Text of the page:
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Friday, 20 October 2017

School Dropouts on the Rise

The high costs of living in combination with the increased fees imposed by the school administrations in Omdurman’s populated districts of Ombadda

and El Thawraat are causing despair among many parents.
About 50 percent of the students who do attend school cannot read or write because they have been deprived of preschool education.
The dropouts may become homeless or even thieves.
 Ministry of General Education acknowledged an increase in school dropouts in some areas because of poverty and destitution.
In November the Sudanese government implemented a series of austerity measures and as a result, the prices of fuel and imported commodities began to soar in an unprecedented way. The prices of medicines doubled, and in some cases even tripled.
In Kassala State more than half of all children now fall outside the educational process, according to statistics released by the administration of public educational planning in the state.
According to official statistics the Commissioner of Kassala rural area locality, says the basic school dropout rate has increased by 84 %.
He says that while classes in the first year can number between 40 and 50 students, these have dwindled to only four students by the eighth class. He attributes the rise in dropout rate to economic reasons.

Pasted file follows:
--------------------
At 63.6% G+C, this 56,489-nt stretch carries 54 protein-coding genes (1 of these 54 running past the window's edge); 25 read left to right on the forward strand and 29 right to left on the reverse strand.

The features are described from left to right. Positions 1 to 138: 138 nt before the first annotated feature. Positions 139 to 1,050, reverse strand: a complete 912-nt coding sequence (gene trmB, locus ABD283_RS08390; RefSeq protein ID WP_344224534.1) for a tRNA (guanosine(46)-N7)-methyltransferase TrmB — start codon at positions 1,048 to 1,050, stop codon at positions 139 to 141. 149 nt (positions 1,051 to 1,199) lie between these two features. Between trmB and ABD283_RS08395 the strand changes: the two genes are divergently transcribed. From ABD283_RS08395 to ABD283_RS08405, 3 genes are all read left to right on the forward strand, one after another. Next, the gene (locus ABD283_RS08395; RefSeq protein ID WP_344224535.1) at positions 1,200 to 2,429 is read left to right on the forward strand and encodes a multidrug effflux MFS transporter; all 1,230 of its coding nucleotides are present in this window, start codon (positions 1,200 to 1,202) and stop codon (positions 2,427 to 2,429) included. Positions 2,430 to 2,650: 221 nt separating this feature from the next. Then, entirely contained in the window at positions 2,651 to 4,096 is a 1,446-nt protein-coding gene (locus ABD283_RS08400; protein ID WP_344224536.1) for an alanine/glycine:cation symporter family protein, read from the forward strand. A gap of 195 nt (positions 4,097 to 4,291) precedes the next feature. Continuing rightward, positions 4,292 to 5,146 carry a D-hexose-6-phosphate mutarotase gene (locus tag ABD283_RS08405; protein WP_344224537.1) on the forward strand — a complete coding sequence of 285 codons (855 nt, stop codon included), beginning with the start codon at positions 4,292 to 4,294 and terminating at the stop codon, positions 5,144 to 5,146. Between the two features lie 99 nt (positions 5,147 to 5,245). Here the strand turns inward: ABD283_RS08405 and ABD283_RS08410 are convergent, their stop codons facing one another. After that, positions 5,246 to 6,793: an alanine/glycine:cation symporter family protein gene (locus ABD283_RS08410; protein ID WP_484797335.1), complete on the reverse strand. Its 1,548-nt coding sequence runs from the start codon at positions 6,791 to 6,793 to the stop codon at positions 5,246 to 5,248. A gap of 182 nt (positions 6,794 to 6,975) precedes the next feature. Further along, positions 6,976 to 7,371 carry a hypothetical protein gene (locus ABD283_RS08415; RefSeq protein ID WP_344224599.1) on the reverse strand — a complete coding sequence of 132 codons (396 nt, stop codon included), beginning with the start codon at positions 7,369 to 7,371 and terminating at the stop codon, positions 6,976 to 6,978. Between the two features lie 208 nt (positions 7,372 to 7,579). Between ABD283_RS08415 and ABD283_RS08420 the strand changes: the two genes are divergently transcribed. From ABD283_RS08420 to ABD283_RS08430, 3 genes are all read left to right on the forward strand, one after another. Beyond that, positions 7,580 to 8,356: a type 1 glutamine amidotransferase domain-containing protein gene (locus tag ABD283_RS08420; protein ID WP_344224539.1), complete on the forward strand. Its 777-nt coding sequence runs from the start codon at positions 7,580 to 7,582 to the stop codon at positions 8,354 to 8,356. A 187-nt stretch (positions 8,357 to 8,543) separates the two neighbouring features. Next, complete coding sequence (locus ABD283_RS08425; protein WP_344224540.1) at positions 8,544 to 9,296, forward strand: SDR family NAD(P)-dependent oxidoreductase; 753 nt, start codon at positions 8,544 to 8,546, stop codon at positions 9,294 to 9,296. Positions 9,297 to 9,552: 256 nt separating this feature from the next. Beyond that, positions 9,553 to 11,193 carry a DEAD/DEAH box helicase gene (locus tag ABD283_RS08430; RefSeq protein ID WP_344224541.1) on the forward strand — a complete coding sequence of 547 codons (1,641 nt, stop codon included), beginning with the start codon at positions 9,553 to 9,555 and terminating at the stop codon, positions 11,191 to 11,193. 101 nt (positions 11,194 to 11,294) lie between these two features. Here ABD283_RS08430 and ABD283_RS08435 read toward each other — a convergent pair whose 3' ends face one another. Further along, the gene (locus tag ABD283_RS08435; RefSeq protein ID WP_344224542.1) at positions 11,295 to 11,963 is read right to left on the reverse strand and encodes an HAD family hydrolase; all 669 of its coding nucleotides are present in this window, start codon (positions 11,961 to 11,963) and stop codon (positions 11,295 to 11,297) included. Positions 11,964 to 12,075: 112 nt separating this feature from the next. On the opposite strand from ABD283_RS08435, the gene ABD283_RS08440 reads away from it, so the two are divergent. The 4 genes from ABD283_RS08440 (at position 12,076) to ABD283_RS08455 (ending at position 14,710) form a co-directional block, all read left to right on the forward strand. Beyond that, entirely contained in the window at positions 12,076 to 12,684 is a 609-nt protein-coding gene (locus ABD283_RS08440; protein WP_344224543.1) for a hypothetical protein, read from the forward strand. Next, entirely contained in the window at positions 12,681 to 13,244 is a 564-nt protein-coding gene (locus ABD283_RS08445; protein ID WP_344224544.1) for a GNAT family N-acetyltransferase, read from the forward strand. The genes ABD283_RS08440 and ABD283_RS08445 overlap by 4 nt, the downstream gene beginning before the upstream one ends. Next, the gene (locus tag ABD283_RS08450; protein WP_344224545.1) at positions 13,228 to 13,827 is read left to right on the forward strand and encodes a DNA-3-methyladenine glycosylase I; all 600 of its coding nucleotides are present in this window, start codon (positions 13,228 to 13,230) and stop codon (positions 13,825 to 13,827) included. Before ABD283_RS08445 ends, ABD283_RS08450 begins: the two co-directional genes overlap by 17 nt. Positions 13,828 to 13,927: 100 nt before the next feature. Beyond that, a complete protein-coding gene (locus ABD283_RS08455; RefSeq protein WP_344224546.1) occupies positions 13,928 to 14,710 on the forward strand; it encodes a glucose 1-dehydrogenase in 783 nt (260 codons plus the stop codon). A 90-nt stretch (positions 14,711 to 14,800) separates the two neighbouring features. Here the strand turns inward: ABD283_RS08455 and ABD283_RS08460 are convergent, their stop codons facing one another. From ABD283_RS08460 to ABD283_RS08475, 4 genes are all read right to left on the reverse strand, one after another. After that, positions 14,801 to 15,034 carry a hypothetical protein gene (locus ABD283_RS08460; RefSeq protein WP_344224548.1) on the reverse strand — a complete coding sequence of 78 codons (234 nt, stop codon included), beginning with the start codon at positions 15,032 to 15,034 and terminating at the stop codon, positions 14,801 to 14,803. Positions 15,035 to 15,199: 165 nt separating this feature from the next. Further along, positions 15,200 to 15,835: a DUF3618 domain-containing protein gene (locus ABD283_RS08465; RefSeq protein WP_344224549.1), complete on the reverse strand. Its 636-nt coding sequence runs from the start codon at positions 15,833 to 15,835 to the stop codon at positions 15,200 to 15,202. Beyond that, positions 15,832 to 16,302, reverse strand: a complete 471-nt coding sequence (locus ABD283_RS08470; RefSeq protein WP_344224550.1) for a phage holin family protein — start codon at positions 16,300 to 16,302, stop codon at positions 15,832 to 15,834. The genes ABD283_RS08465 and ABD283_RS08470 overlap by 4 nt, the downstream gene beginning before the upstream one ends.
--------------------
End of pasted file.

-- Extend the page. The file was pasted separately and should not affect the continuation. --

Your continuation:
People of Kassala have complained about the increasing dropout rate from schools, as well as child labour. They say that the children who drop out of school often end up on the streets selling plastic bags, shining shoes, or cleaning vehicles for a living.
They attribute child labour and school dropouts to the rise in poverty, monthly tuition fees, and limitation of the income of students’ families.
In Red Sea state, the state food-for-education projects which were initiated by the state a few years ago have been declared a failure.
The irregularity of delivery of food to the students in schools in rural localities has led to the students’ dropping out from their studies, in addition to the deterioration of the school environment and lack of teachers and rehabilitation.
One of the options in this regard is the return to the boarding- houses system in the nine Red Sea localities except for Port Sudan.
Recently, Federal Minister of General Education, Suad Abdul Raziq, acknowledged an increase in school drop-outs in some areas because of poverty and destitution.
It is high time for the concerned officials to organize workshops, conduct studies to stop the current rise of school dropout